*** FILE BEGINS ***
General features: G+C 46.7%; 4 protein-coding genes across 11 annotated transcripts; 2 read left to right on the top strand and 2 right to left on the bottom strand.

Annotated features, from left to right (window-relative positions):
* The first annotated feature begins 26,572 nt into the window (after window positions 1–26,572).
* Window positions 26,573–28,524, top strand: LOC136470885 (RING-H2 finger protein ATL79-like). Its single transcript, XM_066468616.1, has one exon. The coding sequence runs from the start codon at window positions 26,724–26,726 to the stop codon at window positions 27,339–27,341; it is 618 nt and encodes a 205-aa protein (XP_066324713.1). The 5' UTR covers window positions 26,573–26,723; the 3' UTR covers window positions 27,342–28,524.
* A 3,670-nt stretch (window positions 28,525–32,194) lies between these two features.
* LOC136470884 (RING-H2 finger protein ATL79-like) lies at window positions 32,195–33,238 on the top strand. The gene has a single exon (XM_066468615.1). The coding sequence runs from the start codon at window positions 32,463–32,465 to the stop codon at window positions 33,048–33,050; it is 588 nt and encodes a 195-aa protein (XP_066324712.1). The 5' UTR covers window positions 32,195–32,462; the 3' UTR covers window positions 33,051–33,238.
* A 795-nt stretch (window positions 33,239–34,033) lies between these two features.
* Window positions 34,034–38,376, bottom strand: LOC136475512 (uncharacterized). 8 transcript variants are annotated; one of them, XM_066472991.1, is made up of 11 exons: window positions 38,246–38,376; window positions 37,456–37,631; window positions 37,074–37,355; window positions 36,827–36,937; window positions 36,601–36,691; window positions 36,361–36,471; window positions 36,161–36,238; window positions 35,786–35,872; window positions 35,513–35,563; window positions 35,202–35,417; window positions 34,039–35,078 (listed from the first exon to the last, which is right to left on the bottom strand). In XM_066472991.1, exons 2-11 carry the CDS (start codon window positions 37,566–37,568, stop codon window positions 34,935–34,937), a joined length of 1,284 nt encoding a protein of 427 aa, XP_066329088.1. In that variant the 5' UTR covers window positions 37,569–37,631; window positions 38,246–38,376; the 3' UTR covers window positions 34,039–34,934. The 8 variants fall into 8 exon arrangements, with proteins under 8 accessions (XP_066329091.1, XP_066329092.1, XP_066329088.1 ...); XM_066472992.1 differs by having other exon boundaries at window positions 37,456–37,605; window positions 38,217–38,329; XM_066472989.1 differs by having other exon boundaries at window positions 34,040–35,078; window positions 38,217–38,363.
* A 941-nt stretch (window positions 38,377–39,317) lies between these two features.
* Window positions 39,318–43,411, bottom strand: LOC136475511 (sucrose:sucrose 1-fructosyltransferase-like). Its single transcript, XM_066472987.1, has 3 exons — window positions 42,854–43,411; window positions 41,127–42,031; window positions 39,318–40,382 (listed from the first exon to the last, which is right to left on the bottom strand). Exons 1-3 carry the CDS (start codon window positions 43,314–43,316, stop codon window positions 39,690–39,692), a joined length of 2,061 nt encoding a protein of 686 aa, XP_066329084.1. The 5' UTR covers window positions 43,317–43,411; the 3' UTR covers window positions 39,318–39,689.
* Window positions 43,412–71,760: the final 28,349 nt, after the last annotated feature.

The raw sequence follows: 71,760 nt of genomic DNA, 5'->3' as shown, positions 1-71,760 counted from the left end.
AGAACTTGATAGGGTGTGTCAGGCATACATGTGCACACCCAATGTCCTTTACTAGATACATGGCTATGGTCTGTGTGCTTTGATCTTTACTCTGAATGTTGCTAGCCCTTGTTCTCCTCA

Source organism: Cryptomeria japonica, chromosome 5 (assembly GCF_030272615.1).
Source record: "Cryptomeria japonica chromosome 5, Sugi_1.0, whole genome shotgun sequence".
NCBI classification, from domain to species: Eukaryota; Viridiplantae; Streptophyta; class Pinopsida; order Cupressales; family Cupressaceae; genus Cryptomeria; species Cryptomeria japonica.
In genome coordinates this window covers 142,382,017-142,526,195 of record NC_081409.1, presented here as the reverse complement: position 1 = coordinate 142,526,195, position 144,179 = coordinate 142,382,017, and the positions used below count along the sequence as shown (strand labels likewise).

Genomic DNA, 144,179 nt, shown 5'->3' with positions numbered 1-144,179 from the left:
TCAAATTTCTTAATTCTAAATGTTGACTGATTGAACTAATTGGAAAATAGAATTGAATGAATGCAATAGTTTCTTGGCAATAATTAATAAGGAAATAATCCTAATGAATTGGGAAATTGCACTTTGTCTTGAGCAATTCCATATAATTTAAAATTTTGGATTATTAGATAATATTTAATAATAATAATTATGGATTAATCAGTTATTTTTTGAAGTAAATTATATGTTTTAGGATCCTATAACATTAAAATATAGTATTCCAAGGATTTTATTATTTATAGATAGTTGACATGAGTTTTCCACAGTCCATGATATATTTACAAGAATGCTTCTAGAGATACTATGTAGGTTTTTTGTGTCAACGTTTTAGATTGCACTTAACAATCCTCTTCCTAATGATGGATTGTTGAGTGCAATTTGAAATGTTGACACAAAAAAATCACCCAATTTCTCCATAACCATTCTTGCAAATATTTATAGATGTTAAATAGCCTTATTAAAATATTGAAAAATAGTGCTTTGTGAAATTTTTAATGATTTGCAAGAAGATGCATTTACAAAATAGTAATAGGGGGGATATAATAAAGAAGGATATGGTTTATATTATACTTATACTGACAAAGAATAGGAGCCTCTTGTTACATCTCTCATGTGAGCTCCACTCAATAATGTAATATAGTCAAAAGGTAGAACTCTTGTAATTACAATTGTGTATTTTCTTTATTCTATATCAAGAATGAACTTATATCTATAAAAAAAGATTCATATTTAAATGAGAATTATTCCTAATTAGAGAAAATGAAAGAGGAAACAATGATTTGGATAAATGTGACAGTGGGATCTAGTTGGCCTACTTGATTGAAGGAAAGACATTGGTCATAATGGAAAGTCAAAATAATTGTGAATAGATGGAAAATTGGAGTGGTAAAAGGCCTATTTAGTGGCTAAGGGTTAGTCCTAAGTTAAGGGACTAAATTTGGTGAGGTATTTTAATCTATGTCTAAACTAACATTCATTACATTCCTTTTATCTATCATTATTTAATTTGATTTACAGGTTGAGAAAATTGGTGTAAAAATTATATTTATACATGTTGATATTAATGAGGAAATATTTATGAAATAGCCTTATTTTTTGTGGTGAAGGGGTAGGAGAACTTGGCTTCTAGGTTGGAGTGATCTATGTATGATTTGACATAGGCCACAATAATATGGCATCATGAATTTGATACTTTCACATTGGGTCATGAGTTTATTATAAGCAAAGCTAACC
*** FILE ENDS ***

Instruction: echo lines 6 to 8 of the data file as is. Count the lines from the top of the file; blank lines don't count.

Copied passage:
* LOC136470884 (RING-H2 finger protein ATL79-like) lies at window positions 32,195–33,238 on the top strand. The gene has a single exon (XM_066468615.1). The coding sequence runs from the start codon at window positions 32,463–32,465 to the stop codon at window positions 33,048–33,050; it is 588 nt and encodes a 195-aa protein (XP_066324712.1). The 5' UTR covers window positions 32,195–32,462; the 3' UTR covers window positions 33,051–33,238.
* A 795-nt stretch (window positions 33,239–34,033) lies between these two features.
* Window positions 34,034–38,376, bottom strand: LOC136475512 (uncharacterized). 8 transcript variants are annotated; one of them, XM_066472991.1, is made up of 11 exons: window positions 38,246–38,376; window positions 37,456–37,631; window positions 37,074–37,355; window positions 36,827–36,937; window positions 36,601–36,691; window positions 36,361–36,471; window positions 36,161–36,238; window positions 35,786–35,872; window positions 35,513–35,563; window positions 35,202–35,417; window positions 34,039–35,078 (listed from the first exon to the last, which is right to left on the bottom strand). In XM_066472991.1, exons 2-11 carry the CDS (start codon window positions 37,566–37,568, stop codon window positions 34,935–34,937), a joined length of 1,284 nt encoding a protein of 427 aa, XP_066329088.1. In that variant the 5' UTR covers window positions 37,569–37,631; window positions 38,246–38,376; the 3' UTR covers window positions 34,039–34,934. The 8 variants fall into 8 exon arrangements, with proteins under 8 accessions (XP_066329091.1, XP_066329092.1, XP_066329088.1 ...); XM_066472992.1 differs by having other exon boundaries at window positions 37,456–37,605; window positions 38,217–38,329; XM_066472989.1 differs by having other exon boundaries at window positions 34,040–35,078; window positions 38,217–38,363.